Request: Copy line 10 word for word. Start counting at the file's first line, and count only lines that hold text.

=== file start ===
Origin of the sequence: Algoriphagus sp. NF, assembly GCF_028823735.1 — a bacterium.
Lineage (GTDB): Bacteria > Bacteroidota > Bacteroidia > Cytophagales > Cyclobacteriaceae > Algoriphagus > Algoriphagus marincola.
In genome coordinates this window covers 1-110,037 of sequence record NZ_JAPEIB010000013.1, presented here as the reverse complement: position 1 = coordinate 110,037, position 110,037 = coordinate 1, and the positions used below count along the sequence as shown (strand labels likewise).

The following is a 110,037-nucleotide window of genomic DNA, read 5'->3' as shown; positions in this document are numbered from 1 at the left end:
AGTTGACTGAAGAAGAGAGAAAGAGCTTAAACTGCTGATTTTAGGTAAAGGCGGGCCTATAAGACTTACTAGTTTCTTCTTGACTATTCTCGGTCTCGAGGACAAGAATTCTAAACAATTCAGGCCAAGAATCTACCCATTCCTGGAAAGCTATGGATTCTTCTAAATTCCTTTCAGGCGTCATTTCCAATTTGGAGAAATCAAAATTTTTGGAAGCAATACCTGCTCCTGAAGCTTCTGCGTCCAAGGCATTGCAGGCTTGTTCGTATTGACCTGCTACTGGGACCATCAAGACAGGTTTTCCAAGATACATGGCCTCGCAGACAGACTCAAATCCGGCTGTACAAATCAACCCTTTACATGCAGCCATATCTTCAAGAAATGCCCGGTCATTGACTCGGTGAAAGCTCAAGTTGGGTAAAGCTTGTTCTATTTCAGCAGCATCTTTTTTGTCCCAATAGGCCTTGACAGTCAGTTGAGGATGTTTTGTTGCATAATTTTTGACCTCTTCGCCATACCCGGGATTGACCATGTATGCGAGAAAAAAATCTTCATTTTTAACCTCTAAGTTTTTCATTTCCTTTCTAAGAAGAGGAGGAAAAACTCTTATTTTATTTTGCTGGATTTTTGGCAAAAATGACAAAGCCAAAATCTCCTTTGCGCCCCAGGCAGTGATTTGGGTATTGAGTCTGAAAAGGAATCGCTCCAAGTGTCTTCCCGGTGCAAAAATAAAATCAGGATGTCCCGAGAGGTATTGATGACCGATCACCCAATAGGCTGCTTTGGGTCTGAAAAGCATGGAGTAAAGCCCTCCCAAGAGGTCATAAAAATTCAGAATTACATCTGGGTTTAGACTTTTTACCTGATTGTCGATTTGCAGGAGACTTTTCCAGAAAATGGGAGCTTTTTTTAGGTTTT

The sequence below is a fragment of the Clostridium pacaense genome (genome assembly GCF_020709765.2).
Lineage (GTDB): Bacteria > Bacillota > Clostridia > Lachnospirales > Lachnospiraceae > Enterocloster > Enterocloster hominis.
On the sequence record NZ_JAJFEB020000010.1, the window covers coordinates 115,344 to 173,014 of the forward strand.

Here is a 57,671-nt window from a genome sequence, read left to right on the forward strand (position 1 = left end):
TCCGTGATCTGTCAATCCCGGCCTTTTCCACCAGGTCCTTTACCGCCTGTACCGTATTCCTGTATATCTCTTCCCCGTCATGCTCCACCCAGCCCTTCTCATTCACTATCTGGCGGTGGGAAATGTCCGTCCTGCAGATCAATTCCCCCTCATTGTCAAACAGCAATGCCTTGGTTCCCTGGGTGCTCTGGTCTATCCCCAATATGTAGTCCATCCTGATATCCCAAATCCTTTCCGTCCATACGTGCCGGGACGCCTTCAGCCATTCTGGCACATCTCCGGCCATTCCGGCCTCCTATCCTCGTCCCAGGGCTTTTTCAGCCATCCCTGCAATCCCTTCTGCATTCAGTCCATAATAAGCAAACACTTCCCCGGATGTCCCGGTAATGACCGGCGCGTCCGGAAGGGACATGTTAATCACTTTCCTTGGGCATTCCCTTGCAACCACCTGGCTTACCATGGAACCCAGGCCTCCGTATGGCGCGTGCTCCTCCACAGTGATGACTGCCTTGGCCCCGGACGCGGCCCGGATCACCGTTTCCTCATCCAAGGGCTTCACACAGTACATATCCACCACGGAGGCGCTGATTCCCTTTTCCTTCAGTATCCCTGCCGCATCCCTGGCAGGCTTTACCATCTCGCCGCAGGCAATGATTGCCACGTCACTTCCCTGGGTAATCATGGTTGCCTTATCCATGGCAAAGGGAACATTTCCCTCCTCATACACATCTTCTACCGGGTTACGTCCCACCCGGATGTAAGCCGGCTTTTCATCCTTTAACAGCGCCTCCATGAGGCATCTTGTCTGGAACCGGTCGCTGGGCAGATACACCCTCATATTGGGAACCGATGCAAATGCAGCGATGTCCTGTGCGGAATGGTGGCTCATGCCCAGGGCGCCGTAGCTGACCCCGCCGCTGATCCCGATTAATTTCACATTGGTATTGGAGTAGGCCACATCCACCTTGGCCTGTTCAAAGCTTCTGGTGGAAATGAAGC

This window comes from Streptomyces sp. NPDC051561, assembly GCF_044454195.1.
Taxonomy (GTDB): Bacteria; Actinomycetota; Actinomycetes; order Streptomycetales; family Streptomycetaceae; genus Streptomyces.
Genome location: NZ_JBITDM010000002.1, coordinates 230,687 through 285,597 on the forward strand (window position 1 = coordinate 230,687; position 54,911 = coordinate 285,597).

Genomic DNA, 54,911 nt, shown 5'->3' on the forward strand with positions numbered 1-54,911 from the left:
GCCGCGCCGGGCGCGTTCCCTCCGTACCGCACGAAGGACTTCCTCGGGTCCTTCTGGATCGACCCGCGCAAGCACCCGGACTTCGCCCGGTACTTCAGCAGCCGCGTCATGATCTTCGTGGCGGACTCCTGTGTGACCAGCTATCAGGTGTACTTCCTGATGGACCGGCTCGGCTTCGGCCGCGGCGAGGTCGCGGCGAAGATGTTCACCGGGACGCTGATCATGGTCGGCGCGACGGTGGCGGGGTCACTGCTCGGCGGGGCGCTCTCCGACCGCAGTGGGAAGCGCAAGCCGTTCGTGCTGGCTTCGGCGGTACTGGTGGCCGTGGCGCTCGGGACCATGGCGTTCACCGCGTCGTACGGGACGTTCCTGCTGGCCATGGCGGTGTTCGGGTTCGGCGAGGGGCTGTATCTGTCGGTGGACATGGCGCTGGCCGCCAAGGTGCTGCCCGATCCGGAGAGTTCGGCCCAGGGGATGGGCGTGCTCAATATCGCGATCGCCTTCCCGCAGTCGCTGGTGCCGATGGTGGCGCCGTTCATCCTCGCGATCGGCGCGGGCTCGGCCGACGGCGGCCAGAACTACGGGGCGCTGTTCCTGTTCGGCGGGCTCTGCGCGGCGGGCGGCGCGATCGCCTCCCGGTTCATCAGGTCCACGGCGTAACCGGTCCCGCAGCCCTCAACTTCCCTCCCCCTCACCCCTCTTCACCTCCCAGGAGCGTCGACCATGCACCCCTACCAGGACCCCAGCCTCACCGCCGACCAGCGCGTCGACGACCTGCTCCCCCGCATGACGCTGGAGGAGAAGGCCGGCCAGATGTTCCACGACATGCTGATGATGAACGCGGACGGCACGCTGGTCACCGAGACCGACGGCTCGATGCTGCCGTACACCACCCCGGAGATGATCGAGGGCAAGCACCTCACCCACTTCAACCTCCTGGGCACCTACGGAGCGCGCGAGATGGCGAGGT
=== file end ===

TCCGTGATCTGTCAATCCCGGCCTTTTCCACCAGGTCCTTTACCGCCTGTACCGTATTCCTGTATATCTCTTCCCCGTCATGCTCCACCCAGCCCTTCTCATTCACTATCTGGCGGTGGGAAATGTCCGTCCTGCAGATCAATTCCCCCTCATTGTCAAACAGCAATGCCTTGGTTCCCTGGGTGCTCTGGTCTATCCCCAATATGTAGTCCATCCTGATATCCCAAATCCTTTCCGTCCATACGTGCCGGGACGCCTTCAGCCATTCTGGCACATCTCCGGCCATTCCGGCCTCCTATCCTCGTCCCAGGGCTTTTTCAGCCATCCCTGCAATCCCTTCTGCATTCAGTCCATAATAAGCAAACACTTCCCCGGATGTCCCGGTAATGACCGGCGCGTCCGGAAGGGACATGTTAATCACTTTCCTTGGGCATTCCCTTGCAACCACCTGGCTTACCATGGAACCCAGGCCTCCGTATGGCGCGTGCTCCTCCACAGTGATGACTGCCTTGGCCCCGGACGCGGCCCGGATCACCGTTTCCTCATCCAAGGGCTTCACACAGTACATATCCACCACGGAGGCGCTGATTCCCTTTTCCTTCAGTATCCCTGCCGCATCCCTGGCAGGCTTTACCATCTCGCCGCAGGCAATGATTGCCACGTCACTTCCCTGGGTAATCATGGTTGCCTTATCCATGGCAAAGGGAACATTTCCCTCCTCATACACATCTTCTACCGGGTTACGTCCCACCCGGATGTAAGCCGGCTTTTCATCCTTTAACAGCGCCTCCATGAGGCATCTTGTCTGGAACCGGTCGCTGGGCAGATACACCCTCATATTGGGAACCGATGCAAATGCAGCGATGTCCTGTGCGGAATGGTGGCTCATGCCCAGGGCGCCGTAGCTGACCCCGCCGCTGATCCCGATTAATTTCACATTGGTATTGGAGTAGGCCACATCCACCTTGGCCTGTTCAAAGCTTCTGGTGGAAATGAAGC